Automating Interactive Processes with Expect on macOS

Scripting processes that call interactive CLIs can be time consuming and hard to get dialed in. Learn how to simplify such processes with Expect, a utility that ships with macOS, in this post.

Automating Interactive Processes with Expect on macOS

Expect is a Unix based utility that is a common means of automating processes that require user input. Scripts written with expect work by “expecting” a specific prompt or response from the interactive process being called, and passing the appropriate response when prompted. This could be user credentials, specific keystrokes or anything a user might be prompted for in an interactive CLI.

These scripts can be written manually, but today, we’ll look at a simple, automated way of creating the expect scripts themselves. To do so, we’ll need to install autoexpect, which we can achieve on macOS by running the following:

brew install expect 

Then, we’ll need to wrap our targeted process in a bash script that we can pass as an argument to autoexpect, like so:

autoexpect /path/to/our/ 

This command tells expect to call the process you’d like to automate, and then walks you through the actual interactive prompts associated with the process. It then produces an expect script called script.exp that – when called – will call your targeted process once more, but this time it will enter the same input you passed manually, but in an automated fashion.

You can then execute the original process defined in your file by calling ./script.exp.

NOTE: the filepath to our is hardcoded into the script.exp, so it’s important to put it where you’d like it to live in the filesystem before passing the filepath as an argument to autoexpect, as shown above.

Automating Homebrew installation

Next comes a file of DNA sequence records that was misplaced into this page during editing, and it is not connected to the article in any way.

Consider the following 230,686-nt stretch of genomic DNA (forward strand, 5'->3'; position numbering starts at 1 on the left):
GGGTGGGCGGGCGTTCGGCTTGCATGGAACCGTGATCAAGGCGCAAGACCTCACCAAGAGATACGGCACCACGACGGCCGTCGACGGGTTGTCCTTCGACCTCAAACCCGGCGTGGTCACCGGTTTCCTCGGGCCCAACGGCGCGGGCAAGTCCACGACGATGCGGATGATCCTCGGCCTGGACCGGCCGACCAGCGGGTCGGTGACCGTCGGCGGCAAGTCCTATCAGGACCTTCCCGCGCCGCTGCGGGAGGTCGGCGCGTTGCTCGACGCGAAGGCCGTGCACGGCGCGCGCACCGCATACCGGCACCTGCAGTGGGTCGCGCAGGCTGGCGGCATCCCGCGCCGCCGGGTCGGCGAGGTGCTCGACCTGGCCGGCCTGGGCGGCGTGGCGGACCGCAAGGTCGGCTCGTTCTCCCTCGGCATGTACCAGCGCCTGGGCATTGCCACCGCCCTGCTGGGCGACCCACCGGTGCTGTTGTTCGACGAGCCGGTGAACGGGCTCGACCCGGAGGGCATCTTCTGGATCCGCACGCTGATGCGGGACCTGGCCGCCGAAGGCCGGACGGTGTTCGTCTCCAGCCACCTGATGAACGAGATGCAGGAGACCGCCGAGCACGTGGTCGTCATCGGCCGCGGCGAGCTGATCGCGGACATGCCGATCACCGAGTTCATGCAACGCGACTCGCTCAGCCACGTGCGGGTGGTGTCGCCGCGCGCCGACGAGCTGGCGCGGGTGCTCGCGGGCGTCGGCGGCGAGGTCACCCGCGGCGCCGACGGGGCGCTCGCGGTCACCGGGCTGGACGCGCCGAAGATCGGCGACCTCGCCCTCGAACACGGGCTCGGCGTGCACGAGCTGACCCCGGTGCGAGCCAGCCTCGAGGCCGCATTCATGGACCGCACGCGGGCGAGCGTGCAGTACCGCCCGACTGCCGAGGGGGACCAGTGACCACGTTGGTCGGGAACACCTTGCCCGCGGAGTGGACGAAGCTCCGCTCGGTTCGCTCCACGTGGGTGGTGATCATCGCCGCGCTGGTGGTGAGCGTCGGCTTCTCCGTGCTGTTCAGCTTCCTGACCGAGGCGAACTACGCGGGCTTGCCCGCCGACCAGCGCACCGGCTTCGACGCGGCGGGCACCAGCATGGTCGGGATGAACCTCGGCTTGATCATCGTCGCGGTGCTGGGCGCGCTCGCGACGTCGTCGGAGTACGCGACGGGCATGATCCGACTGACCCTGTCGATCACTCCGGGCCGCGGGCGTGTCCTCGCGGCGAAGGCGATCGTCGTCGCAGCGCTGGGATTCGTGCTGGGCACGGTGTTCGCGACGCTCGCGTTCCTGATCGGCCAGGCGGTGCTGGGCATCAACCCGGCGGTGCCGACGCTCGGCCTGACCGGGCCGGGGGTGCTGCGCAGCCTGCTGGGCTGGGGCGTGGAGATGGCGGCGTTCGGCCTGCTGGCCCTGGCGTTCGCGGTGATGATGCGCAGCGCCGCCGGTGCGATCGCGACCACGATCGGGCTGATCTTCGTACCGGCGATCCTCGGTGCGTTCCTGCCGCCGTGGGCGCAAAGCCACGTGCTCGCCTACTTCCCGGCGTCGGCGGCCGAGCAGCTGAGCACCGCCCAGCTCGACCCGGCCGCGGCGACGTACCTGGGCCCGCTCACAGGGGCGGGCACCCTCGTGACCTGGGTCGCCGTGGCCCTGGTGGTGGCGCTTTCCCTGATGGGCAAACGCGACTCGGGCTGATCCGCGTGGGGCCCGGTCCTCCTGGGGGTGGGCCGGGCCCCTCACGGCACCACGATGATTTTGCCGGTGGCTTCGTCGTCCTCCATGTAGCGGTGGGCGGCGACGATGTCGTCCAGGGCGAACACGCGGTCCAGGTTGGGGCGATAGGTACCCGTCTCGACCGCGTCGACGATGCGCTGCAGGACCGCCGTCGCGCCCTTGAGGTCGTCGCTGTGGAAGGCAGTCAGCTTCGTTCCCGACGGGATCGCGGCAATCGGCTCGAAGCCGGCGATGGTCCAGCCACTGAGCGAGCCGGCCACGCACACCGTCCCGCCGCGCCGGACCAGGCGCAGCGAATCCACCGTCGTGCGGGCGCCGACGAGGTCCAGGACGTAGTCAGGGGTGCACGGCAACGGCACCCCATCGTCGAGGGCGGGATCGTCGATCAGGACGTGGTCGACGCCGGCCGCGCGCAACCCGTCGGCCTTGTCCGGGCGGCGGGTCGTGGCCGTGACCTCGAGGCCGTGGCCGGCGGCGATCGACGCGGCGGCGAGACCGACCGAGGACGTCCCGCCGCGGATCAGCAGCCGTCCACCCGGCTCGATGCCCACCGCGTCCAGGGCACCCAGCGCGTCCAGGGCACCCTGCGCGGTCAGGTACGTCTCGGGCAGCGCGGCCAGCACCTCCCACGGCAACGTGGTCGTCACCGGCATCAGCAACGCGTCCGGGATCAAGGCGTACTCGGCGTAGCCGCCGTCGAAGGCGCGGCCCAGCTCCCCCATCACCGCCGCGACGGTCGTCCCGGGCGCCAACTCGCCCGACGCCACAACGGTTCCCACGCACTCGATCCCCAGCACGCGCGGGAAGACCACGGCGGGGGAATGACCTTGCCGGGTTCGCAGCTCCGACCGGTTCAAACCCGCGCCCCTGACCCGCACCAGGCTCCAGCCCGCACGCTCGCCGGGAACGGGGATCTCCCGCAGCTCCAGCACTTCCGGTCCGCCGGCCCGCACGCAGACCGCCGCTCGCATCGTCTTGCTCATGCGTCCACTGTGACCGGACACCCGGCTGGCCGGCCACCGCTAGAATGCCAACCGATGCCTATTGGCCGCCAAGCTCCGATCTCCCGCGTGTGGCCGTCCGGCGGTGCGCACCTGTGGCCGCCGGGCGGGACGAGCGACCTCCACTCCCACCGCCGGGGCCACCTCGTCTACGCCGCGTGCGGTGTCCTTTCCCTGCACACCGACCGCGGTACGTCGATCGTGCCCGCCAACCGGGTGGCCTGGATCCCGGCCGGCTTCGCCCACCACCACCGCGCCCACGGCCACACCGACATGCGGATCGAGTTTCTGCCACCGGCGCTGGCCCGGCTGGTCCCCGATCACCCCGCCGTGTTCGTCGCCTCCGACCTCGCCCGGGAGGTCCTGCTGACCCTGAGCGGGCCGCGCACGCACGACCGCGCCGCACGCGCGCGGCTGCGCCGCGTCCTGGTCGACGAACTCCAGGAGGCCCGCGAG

To demonstrate this process, let’s create a pair of scripts that install Homebrew without requiring an interactive user session. First, we’ll create a script called, which will need to contain the following:

/bin/bash -c "$(curl -fsSL"

Then, with autoexpect installed, we can create our autogenerated expect script by running the following:

autoexpect /path/to/

When we do, we’ll be prompted as we normally would when installing Homebrew, which will look like the following:

admin@admins-iMac-Pro ~ % autoexpect /Users/admin/
autoexpect started, file is script.exp
==> Checking for `sudo` access (which may request your password)...
==> This script will install:

Press RETURN/ENTER to continue or any other key to abort:
==> /usr/bin/sudo /usr/sbin/chown -R admin:admin /usr/local/Homebrew
==> Downloading and installing Homebrew...

Once this process is completed, it will produce a script in the local directory called script.exp.

Then, we can test the autogenerated script by running ./script.exp. If all went well, we should see the same output as is shown above, but our new expect script will submit the same input we provided when we created it automagically.


Expect is a powerful, Unix-based utility that allows users to automate interactions with interactive command line interfaces (CLIs). They can be very handy for automating the provisioning of new machines remotely. For example, above we looked at the example of automating the installation of Homebrew, which would normally require that a user manually remoted into a server. However, with our nifty expect script, we can achieve the same result in a fully automated way.